No one in Nairobi—where we just released pre-press version of the World Development Report —needs to be reminded about the effects of climate change. Four consecutive rains have failed, and on 80 percent of the country’s land area, water resources are at a tenth of their normal levels.
|Photo © Ann Phillips|
Everyone is feeling it.
Farmers see dying crops. The harvest is 28 percent of normal amounts. The Minister of Environment reported at the WDR launch yesterday that ten million Kenyans were going hungry because of the drought. Herders see their cattle dying or have to sell them for low prices. Some are shipping their cattle to areas that still have grass only to see them die of cold at the higher altitudes.
Power—for the 18 percent of the population that is connected—is rationed because more than half of the country’s supply is from hydropower. Water trucks block streets across the capital to make up for the failing public supplies.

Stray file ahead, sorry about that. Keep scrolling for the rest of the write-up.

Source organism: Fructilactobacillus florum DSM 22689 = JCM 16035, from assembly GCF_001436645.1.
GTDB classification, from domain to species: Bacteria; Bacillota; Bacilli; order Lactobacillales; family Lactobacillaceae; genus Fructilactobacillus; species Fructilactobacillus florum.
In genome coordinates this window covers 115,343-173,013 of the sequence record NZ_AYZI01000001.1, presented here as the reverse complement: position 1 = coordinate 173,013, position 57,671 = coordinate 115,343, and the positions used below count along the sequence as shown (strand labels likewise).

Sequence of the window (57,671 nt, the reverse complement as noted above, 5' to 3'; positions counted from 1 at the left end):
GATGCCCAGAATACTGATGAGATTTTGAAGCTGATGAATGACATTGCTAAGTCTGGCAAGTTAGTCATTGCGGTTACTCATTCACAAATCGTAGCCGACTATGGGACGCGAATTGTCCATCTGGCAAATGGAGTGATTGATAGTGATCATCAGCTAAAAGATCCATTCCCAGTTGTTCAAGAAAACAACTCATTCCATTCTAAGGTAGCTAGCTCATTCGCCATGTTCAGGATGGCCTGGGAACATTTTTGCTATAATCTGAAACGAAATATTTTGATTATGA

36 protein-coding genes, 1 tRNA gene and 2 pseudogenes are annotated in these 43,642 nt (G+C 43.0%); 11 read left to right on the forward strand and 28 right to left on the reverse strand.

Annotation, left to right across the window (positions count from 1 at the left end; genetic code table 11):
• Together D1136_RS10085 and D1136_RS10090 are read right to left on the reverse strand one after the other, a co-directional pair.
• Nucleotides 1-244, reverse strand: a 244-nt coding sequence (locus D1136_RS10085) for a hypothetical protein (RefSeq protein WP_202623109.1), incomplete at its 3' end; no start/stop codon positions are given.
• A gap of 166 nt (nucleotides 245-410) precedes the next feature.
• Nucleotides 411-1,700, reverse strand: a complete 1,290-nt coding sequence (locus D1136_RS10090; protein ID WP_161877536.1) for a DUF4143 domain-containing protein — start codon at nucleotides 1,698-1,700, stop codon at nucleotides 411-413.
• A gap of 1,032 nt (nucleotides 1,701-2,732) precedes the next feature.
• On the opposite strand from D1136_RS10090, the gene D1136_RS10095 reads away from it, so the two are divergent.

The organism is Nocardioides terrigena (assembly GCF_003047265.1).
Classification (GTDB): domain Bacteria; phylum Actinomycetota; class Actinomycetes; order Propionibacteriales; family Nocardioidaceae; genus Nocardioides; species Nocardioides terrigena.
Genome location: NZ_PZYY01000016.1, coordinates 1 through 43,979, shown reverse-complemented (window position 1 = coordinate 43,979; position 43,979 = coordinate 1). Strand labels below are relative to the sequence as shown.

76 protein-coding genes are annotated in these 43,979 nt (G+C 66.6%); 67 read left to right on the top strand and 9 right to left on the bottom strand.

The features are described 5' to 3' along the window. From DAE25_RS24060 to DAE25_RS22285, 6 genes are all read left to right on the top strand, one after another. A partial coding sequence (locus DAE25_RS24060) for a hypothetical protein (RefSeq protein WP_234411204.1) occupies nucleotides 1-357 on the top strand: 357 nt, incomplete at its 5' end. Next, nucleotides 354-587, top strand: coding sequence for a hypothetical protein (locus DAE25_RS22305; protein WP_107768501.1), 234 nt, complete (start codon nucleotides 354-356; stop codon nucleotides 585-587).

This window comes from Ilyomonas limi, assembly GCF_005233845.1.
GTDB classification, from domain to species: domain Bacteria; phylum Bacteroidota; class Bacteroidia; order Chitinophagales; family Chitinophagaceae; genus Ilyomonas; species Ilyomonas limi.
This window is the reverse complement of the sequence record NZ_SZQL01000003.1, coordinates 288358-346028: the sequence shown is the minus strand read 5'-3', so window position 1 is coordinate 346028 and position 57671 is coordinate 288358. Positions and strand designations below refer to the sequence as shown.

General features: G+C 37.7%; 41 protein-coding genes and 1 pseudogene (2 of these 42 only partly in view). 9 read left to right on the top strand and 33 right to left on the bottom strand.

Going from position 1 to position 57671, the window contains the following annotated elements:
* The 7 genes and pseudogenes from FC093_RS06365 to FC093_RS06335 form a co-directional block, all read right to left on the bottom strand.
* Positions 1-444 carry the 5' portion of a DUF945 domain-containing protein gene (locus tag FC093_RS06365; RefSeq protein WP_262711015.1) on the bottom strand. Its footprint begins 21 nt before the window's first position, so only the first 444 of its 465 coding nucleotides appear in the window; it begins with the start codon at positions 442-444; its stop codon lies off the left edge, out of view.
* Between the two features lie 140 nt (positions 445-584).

Tourism authorities worry because desperate herders are invading the national parks and threatening the livestock on which so much of the country’s foreign exchange earnings are based. Newspapers report that over 200,000 cattle have been moved from Kenya into Ethiopia, the largest movement in a decade.
Everyone is afraid of how this stress, coming on top of the unemployment associated with the global financial crisis, will play out socially. And no one in Kenya today can doubt that climate change is a development issue or that development has to be done differently because of climate change.
Our report takes a tone of cautious optimism. At yesterday’s press launch some venerable speakers—including Prof Richard Odingo, former vice chair of the IPCC—questioned that optimism.
|Photo © Sylvia Photos/Nairobi|
Yet the audience was also packed with young people searching for ideas and ways they could help combat climate change themselves. “What can we as Kenyans do ourselves” was the first question they asked. Many, especially the representatives of youth groups, had ideas about turning resources such as abundant sunlight and remaining forested areas, into opportunities to tackle climate change and improve livelihoods.
The work of the closing speaker, Nobel laureate Prof Wangari Maathai—helping communities protect forests and improve their livelihoods—reminds us that although the problems are all too real, development-focused solutions are also possible.